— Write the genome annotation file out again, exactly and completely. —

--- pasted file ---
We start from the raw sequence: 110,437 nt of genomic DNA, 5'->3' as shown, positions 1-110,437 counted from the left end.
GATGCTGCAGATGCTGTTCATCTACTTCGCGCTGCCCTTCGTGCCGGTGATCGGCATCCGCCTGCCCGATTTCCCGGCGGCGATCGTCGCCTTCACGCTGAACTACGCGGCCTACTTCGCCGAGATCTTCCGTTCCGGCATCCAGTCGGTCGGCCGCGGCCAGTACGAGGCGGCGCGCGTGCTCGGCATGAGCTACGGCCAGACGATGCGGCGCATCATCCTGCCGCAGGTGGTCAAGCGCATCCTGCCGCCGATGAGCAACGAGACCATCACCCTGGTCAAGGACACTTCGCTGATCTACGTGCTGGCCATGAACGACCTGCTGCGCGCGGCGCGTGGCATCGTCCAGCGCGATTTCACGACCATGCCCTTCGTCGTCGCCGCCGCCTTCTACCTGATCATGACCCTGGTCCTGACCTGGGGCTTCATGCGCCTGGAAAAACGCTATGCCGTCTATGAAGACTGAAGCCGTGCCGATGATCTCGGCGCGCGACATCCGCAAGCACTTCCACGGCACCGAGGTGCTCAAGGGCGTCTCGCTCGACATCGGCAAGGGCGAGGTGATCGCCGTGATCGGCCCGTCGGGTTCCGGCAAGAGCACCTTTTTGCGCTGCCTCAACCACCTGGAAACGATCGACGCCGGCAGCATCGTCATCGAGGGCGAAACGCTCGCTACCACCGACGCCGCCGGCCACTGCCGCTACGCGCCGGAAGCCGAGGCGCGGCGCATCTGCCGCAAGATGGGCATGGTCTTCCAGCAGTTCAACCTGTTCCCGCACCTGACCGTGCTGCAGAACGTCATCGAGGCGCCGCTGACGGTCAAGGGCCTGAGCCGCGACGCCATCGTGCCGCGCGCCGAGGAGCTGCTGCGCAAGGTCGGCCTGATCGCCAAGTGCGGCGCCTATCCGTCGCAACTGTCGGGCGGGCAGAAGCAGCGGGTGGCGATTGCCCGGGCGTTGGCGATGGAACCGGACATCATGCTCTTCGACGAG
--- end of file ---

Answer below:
We start from the raw sequence: 110,437 nt of genomic DNA, 5'->3' as shown, positions 1-110,437 counted from the left end.
GATGCTGCAGATGCTGTTCATCTACTTCGCGCTGCCCTTCGTGCCGGTGATCGGCATCCGCCTGCCCGATTTCCCGGCGGCGATCGTCGCCTTCACGCTGAACTACGCGGCCTACTTCGCCGAGATCTTCCGTTCCGGCATCCAGTCGGTCGGCCGCGGCCAGTACGAGGCGGCGCGCGTGCTCGGCATGAGCTACGGCCAGACGATGCGGCGCATCATCCTGCCGCAGGTGGTCAAGCGCATCCTGCCGCCGATGAGCAACGAGACCATCACCCTGGTCAAGGACACTTCGCTGATCTACGTGCTGGCCATGAACGACCTGCTGCGCGCGGCGCGTGGCATCGTCCAGCGCGATTTCACGACCATGCCCTTCGTCGTCGCCGCCGCCTTCTACCTGATCATGACCCTGGTCCTGACCTGGGGCTTCATGCGCCTGGAAAAACGCTATGCCGTCTATGAAGACTGAAGCCGTGCCGATGATCTCGGCGCGCGACATCCGCAAGCACTTCCACGGCACCGAGGTGCTCAAGGGCGTCTCGCTCGACATCGGCAAGGGCGAGGTGATCGCCGTGATCGGCCCGTCGGGTTCCGGCAAGAGCACCTTTTTGCGCTGCCTCAACCACCTGGAAACGATCGACGCCGGCAGCATCGTCATCGAGGGCGAAACGCTCGCTACCACCGACGCCGCCGGCCACTGCCGCTACGCGCCGGAAGCCGAGGCGCGGCGCATCTGCCGCAAGATGGGCATGGTCTTCCAGCAGTTCAACCTGTTCCCGCACCTGACCGTGCTGCAGAACGTCATCGAGGCGCCGCTGACGGTCAAGGGCCTGAGCCGCGACGCCATCGTGCCGCGCGCCGAGGAGCTGCTGCGCAAGGTCGGCCTGATCGCCAAGTGCGGCGCCTATCCGTCGCAACTGTCGGGCGGGCAGAAGCAGCGGGTGGCGATTGCCCGGGCGTTGGCGATGGAACCGGACATCATGCTCTTCGACGAG